Mystic Aquarium receives $3 million grant to develop STEM program

Entrance to Mystic Aquarium (WTNH / Tina Detelj)

MYSTIC, Conn. (WTNH) — Mystic Aquarium has received a $3 million competitive grant to develop and implement an innovative, conservation-based, science, technology, engineering, and math group mentoring initiative for youth.

Congressman Joseph Courtney announced that the STEM program aims to positively impact the social development and academic achievement of at-risk and high-risk youth, by connecting them with mentors. These weekly sessions would allow mentors and mentees to work together in a safe and stimulating after-school environment as a part of the innovative conservation science curriculum.

“Mystic Aquarium has long been a pillar of our local tourism sector, and a leader in undersea research, but the educational programming they provide for Connecticut students is unparalleled. This grant will help expand access to the inventive and inspiring educational offerings to students across the country-helping to instill a lifelong passion for learning,” said Courtney. “The National STEM Council has noted that early outreach to young girls and minority students must be a critical priority to advance STEM skills in the classroom, and partnering with the Boys and Girls Club of America will help reach these populations.”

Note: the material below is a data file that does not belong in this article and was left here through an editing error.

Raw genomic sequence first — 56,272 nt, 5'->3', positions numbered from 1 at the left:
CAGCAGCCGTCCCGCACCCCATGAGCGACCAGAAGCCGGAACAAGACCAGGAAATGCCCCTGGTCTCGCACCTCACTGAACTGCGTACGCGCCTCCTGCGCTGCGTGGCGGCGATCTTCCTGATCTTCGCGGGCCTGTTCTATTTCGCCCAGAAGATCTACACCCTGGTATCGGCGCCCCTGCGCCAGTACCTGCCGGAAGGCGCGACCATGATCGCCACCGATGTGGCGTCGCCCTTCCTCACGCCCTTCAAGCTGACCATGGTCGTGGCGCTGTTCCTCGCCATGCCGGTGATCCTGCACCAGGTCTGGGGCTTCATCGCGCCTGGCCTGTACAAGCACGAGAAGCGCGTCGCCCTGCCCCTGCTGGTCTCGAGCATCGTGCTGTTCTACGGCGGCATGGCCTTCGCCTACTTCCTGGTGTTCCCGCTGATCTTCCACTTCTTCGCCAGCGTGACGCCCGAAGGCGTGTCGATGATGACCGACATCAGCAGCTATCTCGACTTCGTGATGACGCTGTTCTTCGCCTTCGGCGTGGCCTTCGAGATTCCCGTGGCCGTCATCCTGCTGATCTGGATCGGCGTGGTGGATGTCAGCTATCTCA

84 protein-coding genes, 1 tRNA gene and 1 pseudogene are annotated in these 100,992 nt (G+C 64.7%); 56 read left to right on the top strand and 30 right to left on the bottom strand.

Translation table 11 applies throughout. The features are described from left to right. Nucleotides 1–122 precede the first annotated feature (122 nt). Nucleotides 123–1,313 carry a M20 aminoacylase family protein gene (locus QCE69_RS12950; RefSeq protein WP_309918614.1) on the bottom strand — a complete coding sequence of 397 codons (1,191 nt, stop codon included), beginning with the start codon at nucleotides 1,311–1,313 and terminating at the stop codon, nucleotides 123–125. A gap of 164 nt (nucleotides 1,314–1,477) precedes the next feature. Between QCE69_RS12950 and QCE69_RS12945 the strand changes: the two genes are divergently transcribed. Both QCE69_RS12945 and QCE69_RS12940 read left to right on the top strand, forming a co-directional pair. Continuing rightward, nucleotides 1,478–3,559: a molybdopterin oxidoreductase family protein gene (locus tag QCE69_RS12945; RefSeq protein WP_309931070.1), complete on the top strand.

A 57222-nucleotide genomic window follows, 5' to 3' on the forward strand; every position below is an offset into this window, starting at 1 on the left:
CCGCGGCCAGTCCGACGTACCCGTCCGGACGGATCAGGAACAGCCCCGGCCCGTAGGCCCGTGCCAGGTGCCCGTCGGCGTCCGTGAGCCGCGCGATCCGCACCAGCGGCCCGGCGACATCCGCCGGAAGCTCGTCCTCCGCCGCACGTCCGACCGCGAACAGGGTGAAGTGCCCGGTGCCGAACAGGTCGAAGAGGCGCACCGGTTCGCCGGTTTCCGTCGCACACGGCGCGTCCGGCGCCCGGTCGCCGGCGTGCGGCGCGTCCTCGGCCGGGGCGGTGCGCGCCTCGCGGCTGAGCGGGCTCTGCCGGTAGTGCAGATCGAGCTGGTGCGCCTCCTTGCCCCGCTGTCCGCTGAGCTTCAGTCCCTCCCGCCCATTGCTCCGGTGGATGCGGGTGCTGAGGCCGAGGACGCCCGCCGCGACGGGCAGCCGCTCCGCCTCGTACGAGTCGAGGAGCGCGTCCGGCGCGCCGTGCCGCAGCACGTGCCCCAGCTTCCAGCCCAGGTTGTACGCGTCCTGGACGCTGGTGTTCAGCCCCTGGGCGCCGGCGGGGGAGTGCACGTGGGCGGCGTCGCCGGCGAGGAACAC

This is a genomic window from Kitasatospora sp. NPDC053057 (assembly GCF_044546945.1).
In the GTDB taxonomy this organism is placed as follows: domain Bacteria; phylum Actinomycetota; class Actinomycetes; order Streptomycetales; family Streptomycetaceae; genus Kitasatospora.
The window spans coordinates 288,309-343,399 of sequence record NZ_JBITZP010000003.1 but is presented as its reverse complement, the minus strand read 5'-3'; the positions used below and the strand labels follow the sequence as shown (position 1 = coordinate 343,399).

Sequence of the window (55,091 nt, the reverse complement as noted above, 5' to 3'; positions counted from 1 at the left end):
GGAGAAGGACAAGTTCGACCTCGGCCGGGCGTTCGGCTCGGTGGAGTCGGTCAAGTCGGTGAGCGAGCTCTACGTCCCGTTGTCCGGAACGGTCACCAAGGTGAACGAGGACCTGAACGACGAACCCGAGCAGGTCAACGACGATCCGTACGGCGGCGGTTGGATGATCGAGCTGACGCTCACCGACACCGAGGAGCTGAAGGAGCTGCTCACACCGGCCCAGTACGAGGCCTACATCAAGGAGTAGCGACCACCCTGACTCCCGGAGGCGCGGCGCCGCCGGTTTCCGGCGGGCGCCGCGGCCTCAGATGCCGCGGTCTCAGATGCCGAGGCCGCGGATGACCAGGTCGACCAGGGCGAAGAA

“This is the largest single grant in the history of Mystic Aquarium. This grant will allow Mystic Aquarium to develop and implement our newly conceived International Youth Conservation Program, working with Boys and Girls Clubs throughout the United States. The program is innovative in its emphasis of science, technology, engineering and mathematics to engage young people in conservation of their local ecosystems,” said Mystic Aquarium’s President and CEO, Dr. Stephen M. Coan.

The program will engage at least 672 mentors and 2,688 mentees, ages six through twelve, in more than 56 Boys and Girls Clubs in 36 states. These Clubs will receive funding through this grant to seed the investment and support their program implementation.

The formal programming will kick-off in December with a national conference where program staff from each site will be trained in the conservation science components and best practices in mentoring. Staff will then return to their sites to train their mentors and facilitate the weekly group mentoring sessions for a full year. All elements of the program are aimed at building STEM skills in youth, while fostering conservation-minded citizens of the future.

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